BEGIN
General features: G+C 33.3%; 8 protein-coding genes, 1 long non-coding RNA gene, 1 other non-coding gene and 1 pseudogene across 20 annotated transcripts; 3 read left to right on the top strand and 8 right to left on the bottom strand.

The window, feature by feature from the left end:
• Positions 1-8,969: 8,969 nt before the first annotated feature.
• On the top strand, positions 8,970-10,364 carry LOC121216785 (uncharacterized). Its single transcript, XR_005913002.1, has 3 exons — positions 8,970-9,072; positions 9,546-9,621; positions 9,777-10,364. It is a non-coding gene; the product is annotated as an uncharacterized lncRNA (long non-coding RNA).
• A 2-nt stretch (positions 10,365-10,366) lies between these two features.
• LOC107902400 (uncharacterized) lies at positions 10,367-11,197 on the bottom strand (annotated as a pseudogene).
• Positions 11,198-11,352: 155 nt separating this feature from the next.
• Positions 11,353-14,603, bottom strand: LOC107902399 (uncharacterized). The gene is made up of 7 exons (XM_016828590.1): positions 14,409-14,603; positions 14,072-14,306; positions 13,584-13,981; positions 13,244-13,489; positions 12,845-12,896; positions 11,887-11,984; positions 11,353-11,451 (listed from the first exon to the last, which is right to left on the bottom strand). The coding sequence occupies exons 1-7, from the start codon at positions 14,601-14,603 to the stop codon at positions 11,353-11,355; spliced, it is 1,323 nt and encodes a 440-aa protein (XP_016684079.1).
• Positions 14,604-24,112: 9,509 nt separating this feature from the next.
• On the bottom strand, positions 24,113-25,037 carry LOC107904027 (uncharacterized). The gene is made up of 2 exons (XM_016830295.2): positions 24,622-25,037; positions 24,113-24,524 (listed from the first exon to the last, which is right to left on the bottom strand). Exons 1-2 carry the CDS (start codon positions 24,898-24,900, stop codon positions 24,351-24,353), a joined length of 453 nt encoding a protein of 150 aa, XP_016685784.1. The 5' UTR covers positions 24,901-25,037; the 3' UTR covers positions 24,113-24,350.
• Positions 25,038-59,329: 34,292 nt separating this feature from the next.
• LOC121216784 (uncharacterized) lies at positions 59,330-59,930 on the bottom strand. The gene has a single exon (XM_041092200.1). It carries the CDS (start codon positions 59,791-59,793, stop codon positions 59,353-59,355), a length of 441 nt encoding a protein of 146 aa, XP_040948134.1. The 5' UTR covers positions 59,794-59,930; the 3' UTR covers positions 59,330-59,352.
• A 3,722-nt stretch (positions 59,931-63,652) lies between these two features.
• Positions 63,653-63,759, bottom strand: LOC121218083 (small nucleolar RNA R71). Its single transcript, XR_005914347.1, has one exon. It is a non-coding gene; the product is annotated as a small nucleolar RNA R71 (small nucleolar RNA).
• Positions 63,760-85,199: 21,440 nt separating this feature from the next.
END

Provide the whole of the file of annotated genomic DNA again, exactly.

General features: G+C 33.3%; 8 protein-coding genes, 1 long non-coding RNA gene, 1 other non-coding gene and 1 pseudogene across 20 annotated transcripts; 3 read left to right on the top strand and 8 right to left on the bottom strand.

The window, feature by feature from the left end:
• Positions 1-8,969: 8,969 nt before the first annotated feature.
• On the top strand, positions 8,970-10,364 carry LOC121216785 (uncharacterized). Its single transcript, XR_005913002.1, has 3 exons — positions 8,970-9,072; positions 9,546-9,621; positions 9,777-10,364. It is a non-coding gene; the product is annotated as an uncharacterized lncRNA (long non-coding RNA).
• A 2-nt stretch (positions 10,365-10,366) lies between these two features.
• LOC107902400 (uncharacterized) lies at positions 10,367-11,197 on the bottom strand (annotated as a pseudogene).
• Positions 11,198-11,352: 155 nt separating this feature from the next.
• Positions 11,353-14,603, bottom strand: LOC107902399 (uncharacterized). The gene is made up of 7 exons (XM_016828590.1): positions 14,409-14,603; positions 14,072-14,306; positions 13,584-13,981; positions 13,244-13,489; positions 12,845-12,896; positions 11,887-11,984; positions 11,353-11,451 (listed from the first exon to the last, which is right to left on the bottom strand). The coding sequence occupies exons 1-7, from the start codon at positions 14,601-14,603 to the stop codon at positions 11,353-11,355; spliced, it is 1,323 nt and encodes a 440-aa protein (XP_016684079.1).
• Positions 14,604-24,112: 9,509 nt separating this feature from the next.
• On the bottom strand, positions 24,113-25,037 carry LOC107904027 (uncharacterized). The gene is made up of 2 exons (XM_016830295.2): positions 24,622-25,037; positions 24,113-24,524 (listed from the first exon to the last, which is right to left on the bottom strand). Exons 1-2 carry the CDS (start codon positions 24,898-24,900, stop codon positions 24,351-24,353), a joined length of 453 nt encoding a protein of 150 aa, XP_016685784.1. The 5' UTR covers positions 24,901-25,037; the 3' UTR covers positions 24,113-24,350.
• Positions 25,038-59,329: 34,292 nt separating this feature from the next.
• LOC121216784 (uncharacterized) lies at positions 59,330-59,930 on the bottom strand. The gene has a single exon (XM_041092200.1). It carries the CDS (start codon positions 59,791-59,793, stop codon positions 59,353-59,355), a length of 441 nt encoding a protein of 146 aa, XP_040948134.1. The 5' UTR covers positions 59,794-59,930; the 3' UTR covers positions 59,330-59,352.
• A 3,722-nt stretch (positions 59,931-63,652) lies between these two features.
• Positions 63,653-63,759, bottom strand: LOC121218083 (small nucleolar RNA R71). Its single transcript, XR_005914347.1, has one exon. It is a non-coding gene; the product is annotated as a small nucleolar RNA R71 (small nucleolar RNA).
• Positions 63,760-85,199: 21,440 nt separating this feature from the next.